Research Area: Exploration

Topology of Normal Fault Networks in Rift Basins

Project Number: 6265
Project Duration: 1. March 2015 - 28. February 2018

Project Director: Rob Gawthorpe

Division Head: Kjell Sunde

Technical contact person, Statoil: Ole Petter Wennberg, e-mail oberg@statoil.com


Faulting is the primary mechanism for accommodating strain generated in the Earth's upper crust. However, faults rarely occur individually or without associated deformation, instead they develop and accommodate strain as a network of numerous faults both major and minor.  Therefore, understanding and characterizing how fault networks behave, grow, develop and interact through time, as well as at a range of scales, is essential for establishing how deformation is accommodated in the Earth's upper crust and sedimentary cover. 

some text

Fig. 1 Subsurface map of a normal fault network from Alaska, image modified from Nixon et al., 2014, AAPG Bulletin

Although the development and growth of individual faults is well understood, the evolution of their arrangement within a fault network has received little attention, and the major controls on it are poorly understood.  Fault network topology describes the relationships between geometrical elements within the network and is essential to characterize networks.  It is related to fault network properties, such as connectivity, providing a key link between the geometry and the behaviour of fault networks.  Hence, investigating the evolution of fault network topology is vital for understanding processes of fault network growth and development.  

The project aims to investigate and characterize normal fault networks in different rift basins at a range of scales, using novel topological concepts, and to examine the geological factors that control the evolution and spatial variation in network topology.  The research will greatly improve topological analyses and understanding of fault network growth, development and connectivity, hence, greatly improving our knowledge of brittle deformation in the Earth's Crust.  This research is directly applicable to hydrocarbon exploration and production as it relates to the geometry and size of structural traps and trap compartmentalisation, and it also relates to fault connectivity and structural controls on fluid flow at geological and production time-scales.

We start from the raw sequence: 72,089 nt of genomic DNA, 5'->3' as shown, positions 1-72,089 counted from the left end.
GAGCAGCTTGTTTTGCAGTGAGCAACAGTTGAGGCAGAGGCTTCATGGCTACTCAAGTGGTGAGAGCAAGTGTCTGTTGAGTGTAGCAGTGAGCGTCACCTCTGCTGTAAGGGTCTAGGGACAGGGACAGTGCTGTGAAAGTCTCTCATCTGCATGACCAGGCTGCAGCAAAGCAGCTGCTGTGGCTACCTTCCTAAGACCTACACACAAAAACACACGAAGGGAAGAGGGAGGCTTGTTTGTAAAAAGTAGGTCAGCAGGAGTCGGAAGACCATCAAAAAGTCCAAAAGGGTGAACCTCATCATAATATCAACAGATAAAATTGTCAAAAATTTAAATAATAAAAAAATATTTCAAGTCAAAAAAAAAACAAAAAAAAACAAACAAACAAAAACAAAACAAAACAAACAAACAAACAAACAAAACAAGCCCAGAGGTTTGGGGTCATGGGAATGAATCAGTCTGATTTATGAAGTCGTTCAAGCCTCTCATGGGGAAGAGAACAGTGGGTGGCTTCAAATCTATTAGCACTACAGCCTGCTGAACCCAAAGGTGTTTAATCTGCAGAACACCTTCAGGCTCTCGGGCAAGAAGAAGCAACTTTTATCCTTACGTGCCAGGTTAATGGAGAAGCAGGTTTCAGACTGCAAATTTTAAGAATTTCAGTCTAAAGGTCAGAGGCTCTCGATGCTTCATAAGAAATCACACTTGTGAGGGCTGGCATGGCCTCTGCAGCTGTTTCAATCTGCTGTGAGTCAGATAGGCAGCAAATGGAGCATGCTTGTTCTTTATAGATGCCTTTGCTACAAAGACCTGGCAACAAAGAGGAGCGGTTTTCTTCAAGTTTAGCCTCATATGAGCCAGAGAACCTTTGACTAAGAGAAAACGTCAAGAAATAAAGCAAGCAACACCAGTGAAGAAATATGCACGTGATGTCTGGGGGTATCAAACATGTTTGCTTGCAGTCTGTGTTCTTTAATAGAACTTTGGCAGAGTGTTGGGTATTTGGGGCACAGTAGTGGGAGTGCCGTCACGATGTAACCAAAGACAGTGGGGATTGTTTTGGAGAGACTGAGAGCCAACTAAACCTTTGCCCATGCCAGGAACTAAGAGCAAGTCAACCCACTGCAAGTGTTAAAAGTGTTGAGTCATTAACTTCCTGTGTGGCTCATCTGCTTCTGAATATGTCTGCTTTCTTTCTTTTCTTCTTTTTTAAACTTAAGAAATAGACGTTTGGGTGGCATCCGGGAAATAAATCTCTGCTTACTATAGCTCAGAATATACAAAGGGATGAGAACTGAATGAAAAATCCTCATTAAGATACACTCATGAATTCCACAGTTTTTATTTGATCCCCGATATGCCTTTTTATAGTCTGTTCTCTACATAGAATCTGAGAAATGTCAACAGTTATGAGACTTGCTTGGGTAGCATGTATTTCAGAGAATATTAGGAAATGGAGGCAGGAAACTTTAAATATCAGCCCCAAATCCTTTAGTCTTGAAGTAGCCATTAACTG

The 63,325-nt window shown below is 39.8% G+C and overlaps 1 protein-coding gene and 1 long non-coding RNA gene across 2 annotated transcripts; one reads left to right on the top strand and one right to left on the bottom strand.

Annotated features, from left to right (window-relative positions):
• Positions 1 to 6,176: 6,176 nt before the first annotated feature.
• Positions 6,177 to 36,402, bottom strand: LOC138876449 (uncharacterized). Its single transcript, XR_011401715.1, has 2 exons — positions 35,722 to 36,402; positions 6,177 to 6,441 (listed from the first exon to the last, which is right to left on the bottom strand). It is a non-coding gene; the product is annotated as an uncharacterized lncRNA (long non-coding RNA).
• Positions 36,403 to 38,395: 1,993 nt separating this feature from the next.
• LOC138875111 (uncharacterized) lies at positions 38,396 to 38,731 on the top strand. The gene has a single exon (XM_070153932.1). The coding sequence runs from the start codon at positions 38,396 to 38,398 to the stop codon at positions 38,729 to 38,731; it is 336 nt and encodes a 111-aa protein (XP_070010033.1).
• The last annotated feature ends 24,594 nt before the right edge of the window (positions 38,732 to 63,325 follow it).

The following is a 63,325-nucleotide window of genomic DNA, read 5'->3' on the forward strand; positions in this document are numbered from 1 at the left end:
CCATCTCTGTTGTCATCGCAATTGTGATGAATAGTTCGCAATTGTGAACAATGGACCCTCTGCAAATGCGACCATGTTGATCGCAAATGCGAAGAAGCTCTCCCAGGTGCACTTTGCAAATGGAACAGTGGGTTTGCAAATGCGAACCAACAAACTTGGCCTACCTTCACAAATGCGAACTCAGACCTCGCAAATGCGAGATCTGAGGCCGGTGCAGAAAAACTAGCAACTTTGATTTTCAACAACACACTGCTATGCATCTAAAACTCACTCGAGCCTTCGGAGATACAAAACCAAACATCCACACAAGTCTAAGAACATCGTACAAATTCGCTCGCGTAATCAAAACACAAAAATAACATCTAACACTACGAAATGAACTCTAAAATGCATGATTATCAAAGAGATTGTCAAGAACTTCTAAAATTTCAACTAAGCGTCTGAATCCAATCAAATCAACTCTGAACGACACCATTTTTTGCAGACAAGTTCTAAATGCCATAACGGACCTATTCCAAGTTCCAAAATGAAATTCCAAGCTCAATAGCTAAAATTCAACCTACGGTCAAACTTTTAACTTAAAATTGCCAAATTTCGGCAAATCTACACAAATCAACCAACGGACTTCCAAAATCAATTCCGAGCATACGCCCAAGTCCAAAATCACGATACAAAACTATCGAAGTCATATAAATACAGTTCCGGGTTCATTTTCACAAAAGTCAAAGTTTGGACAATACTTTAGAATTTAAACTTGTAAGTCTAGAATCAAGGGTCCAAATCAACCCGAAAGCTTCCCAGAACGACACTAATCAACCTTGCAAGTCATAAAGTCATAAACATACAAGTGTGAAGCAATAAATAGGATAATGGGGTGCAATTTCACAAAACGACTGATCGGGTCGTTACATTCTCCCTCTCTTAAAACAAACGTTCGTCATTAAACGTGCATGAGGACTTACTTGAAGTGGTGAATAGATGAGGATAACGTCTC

Topologist – mathematician who can not tell difference between a coffee cup and a donut.

Fig. 2 Topology describes relationships between different elements but is invariant with scale and strain. For example the coffee cup and donut in this example can be considered as having the same topology.



Morley, C.K., Nixon, C.W., Topological characteristics of simple and complex normal fault networks. Journal of Structural Geology, 84, 68-84.


Peacock, D.C.P., Nixon, C. W., Rotevatn, A., Sanderson, D.J., Zuluaga, L.F.,2016. Glossary of fault and fracture networks. Journal of Structural Geology, 92, 12-29.


Sanderson, D.J., Nixon, C.W., 2015. The use of topology in fracture network characterization. Journal of Structural Geology 78, 55-66. doi:10.1016/j.jsg.2015.01.005






PostDoc: Casey William Nixon

E-mail: Casey.Nixon@geo.uib.no
Drammensveien 78 · NO-0271 OSLO · NORWAY
Tel: +47 22 84 15 00 / +47 415 10 974
E-mail: vista@dnva.no